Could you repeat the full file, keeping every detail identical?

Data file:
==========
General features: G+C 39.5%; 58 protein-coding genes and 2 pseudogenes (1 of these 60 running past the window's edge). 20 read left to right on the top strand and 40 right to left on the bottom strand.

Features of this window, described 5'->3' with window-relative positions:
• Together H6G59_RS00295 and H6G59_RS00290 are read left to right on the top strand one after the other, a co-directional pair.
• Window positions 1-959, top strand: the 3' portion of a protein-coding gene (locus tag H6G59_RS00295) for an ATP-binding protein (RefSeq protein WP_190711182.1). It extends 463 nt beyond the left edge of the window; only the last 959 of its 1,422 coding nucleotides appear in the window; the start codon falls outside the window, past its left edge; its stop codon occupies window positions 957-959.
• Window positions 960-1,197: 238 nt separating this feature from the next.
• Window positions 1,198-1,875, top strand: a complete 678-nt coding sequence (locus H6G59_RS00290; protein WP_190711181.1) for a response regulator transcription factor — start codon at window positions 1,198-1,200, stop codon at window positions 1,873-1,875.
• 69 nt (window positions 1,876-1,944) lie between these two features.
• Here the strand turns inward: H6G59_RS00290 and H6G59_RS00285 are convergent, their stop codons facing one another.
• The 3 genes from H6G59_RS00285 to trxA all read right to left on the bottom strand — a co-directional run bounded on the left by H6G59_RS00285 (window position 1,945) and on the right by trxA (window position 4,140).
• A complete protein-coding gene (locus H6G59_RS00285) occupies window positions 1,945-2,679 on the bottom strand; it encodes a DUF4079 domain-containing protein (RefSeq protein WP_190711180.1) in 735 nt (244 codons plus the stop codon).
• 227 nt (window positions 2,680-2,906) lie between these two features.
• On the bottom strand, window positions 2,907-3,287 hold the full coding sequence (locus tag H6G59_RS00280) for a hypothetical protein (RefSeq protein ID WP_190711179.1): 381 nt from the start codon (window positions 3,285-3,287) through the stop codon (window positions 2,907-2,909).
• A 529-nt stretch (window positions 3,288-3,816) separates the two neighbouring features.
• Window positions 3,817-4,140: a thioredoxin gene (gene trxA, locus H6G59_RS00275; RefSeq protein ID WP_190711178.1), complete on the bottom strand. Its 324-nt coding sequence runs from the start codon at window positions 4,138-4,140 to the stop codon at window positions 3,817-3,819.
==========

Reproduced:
General features: G+C 39.5%; 58 protein-coding genes and 2 pseudogenes (1 of these 60 running past the window's edge). 20 read left to right on the top strand and 40 right to left on the bottom strand.

Features of this window, described 5'->3' with window-relative positions:
• Together H6G59_RS00295 and H6G59_RS00290 are read left to right on the top strand one after the other, a co-directional pair.
• Window positions 1-959, top strand: the 3' portion of a protein-coding gene (locus tag H6G59_RS00295) for an ATP-binding protein (RefSeq protein WP_190711182.1). It extends 463 nt beyond the left edge of the window; only the last 959 of its 1,422 coding nucleotides appear in the window; the start codon falls outside the window, past its left edge; its stop codon occupies window positions 957-959.
• Window positions 960-1,197: 238 nt separating this feature from the next.
• Window positions 1,198-1,875, top strand: a complete 678-nt coding sequence (locus H6G59_RS00290; protein WP_190711181.1) for a response regulator transcription factor — start codon at window positions 1,198-1,200, stop codon at window positions 1,873-1,875.
• 69 nt (window positions 1,876-1,944) lie between these two features.
• Here the strand turns inward: H6G59_RS00290 and H6G59_RS00285 are convergent, their stop codons facing one another.
• The 3 genes from H6G59_RS00285 to trxA all read right to left on the bottom strand — a co-directional run bounded on the left by H6G59_RS00285 (window position 1,945) and on the right by trxA (window position 4,140).
• A complete protein-coding gene (locus H6G59_RS00285) occupies window positions 1,945-2,679 on the bottom strand; it encodes a DUF4079 domain-containing protein (RefSeq protein WP_190711180.1) in 735 nt (244 codons plus the stop codon).
• 227 nt (window positions 2,680-2,906) lie between these two features.
• On the bottom strand, window positions 2,907-3,287 hold the full coding sequence (locus tag H6G59_RS00280) for a hypothetical protein (RefSeq protein ID WP_190711179.1): 381 nt from the start codon (window positions 3,285-3,287) through the stop codon (window positions 2,907-2,909).
• A 529-nt stretch (window positions 3,288-3,816) separates the two neighbouring features.
• Window positions 3,817-4,140: a thioredoxin gene (gene trxA, locus H6G59_RS00275; RefSeq protein ID WP_190711178.1), complete on the bottom strand. Its 324-nt coding sequence runs from the start codon at window positions 4,138-4,140 to the stop codon at window positions 3,817-3,819.